updated 08:40 am EDT, Tue April 15, 2008
Nokia 6212 classic
Nokia this morning revealed one of its first dedicated phones with near field communication (NFC) as a staple feature. The 6212 classic uses the new wireless technology to hold a virtual wallet used to make wireless payments and take info without a setup process; users can simply bring the phone close to a toll booth to buy tickets or exchange calendars by tapping another NFC-equipped phone. A special version of the BH-210 Bluetooth headset can pair up with the 6212 in much the same way, Nokia says. The Finnish company also packs in a set of three NFC tags that can be changed to trigger certain events when the phone comes in proximity to any one tag.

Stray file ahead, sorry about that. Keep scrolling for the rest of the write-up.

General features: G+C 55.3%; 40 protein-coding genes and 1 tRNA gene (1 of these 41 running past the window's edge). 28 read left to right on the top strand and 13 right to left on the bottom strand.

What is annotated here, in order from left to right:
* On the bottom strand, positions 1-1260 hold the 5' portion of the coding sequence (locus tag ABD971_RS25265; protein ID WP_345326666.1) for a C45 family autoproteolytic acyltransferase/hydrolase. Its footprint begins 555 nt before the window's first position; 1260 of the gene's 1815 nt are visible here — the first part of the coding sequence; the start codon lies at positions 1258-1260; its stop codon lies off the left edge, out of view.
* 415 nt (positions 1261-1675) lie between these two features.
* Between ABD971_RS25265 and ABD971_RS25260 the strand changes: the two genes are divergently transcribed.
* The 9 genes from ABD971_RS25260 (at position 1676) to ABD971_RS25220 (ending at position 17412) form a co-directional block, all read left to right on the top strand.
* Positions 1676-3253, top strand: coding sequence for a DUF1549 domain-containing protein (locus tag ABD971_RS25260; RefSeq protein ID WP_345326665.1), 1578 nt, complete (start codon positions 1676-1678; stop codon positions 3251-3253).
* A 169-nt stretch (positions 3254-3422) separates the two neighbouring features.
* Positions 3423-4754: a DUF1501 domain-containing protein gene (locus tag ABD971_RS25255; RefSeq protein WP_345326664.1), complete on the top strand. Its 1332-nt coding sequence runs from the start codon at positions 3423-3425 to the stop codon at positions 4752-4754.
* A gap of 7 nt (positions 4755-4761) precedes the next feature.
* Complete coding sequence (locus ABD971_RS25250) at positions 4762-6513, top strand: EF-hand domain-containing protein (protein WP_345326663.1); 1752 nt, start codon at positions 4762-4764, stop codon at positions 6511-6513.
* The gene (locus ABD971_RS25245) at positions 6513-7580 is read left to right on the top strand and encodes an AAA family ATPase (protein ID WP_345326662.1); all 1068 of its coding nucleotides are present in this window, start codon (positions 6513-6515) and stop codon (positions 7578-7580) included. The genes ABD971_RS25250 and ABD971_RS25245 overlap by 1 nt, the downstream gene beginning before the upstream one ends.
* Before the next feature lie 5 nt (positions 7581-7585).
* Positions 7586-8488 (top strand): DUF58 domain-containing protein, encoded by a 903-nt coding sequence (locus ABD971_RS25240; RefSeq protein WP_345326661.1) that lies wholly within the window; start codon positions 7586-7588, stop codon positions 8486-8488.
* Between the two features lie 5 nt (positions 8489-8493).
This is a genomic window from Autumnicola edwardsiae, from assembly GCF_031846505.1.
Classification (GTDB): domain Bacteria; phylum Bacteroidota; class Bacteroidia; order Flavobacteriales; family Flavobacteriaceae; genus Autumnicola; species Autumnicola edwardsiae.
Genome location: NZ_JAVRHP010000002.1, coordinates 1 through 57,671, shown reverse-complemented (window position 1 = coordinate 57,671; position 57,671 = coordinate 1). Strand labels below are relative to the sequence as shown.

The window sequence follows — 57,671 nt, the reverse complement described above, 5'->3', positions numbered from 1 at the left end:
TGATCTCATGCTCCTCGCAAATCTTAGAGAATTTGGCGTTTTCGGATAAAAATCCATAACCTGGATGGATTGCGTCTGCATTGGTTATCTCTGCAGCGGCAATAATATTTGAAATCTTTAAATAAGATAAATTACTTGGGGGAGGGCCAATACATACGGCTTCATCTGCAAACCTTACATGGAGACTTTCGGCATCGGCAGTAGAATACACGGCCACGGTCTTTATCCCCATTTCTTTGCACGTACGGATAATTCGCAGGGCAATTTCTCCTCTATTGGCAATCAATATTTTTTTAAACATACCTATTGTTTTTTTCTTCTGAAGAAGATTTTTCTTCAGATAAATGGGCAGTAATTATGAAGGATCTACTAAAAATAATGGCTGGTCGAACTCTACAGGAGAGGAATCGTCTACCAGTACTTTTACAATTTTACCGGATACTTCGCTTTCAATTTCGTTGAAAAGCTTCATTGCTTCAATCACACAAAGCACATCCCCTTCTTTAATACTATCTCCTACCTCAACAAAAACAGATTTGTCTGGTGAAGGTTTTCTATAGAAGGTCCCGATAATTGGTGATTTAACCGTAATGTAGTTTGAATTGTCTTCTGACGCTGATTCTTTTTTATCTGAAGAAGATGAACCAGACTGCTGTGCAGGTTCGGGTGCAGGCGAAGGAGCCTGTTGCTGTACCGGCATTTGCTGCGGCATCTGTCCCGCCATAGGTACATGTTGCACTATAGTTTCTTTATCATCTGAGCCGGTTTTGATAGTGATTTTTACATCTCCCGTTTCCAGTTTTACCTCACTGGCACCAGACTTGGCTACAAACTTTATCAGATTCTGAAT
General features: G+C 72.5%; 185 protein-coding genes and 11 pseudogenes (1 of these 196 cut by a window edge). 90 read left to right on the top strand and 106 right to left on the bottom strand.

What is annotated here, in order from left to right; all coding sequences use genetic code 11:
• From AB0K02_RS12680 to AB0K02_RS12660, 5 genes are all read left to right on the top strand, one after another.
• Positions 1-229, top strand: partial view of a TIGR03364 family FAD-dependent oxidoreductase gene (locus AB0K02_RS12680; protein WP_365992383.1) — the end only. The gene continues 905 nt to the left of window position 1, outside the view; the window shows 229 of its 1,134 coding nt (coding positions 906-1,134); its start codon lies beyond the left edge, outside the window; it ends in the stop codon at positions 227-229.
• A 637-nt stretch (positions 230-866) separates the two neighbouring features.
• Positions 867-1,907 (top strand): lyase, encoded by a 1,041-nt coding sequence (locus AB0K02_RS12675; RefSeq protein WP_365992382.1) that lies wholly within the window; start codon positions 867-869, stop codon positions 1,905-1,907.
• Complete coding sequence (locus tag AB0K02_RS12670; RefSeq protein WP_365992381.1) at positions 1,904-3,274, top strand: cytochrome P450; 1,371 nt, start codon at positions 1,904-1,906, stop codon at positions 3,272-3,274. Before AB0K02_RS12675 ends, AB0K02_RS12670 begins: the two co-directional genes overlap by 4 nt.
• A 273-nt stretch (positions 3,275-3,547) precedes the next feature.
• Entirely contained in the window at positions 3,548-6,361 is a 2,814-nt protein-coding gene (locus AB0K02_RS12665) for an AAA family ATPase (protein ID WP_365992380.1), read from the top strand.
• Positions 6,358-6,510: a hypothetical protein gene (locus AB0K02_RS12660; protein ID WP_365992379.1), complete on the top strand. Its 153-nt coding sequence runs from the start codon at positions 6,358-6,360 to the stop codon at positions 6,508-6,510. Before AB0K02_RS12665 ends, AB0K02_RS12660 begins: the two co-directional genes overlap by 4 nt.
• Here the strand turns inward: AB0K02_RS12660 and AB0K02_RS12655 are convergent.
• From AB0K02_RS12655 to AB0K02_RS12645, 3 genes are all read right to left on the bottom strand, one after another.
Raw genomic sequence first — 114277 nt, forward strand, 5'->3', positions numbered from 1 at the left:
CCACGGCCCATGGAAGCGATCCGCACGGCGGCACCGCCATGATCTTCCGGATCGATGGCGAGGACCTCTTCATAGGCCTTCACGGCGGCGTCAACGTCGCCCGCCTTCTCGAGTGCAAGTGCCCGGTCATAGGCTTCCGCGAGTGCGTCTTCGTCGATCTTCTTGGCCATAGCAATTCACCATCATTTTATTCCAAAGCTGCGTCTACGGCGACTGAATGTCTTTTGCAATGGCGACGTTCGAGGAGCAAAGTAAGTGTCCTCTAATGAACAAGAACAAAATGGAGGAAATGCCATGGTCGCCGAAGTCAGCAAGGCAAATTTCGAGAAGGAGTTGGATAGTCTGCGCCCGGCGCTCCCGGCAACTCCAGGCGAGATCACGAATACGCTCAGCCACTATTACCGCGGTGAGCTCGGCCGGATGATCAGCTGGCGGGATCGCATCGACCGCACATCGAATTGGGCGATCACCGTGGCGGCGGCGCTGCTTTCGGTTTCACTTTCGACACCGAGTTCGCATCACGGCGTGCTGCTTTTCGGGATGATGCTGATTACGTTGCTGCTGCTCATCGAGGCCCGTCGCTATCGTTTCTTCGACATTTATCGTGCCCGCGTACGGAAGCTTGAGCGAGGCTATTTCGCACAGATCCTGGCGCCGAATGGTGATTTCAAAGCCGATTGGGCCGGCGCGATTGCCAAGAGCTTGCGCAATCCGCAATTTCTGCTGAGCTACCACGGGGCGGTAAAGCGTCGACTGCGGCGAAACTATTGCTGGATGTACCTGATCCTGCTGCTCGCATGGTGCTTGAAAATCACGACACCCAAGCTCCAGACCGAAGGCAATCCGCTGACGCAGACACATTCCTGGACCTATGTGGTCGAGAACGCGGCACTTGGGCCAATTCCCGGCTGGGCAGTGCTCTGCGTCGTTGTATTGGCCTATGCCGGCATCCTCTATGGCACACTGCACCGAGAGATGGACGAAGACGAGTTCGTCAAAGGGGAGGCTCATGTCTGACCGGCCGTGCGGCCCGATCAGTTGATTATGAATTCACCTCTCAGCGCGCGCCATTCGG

Unlike the earlier 6131 with NFC, the 6212 is also comparatively advanced with a 2-megapixel camera, an FM radio, and dedicated players for both audio and video that can read media stored on microSD cards up to 4GB in size. Nokia primarily intends the phone for use in Asia and Europe in the summer at a cost of 200 Euros ($316) before carrier discounts. Support for GSM bands in North America both for calling and 3G data allows the device to be used in the area, although the NFC function isn't currently usable.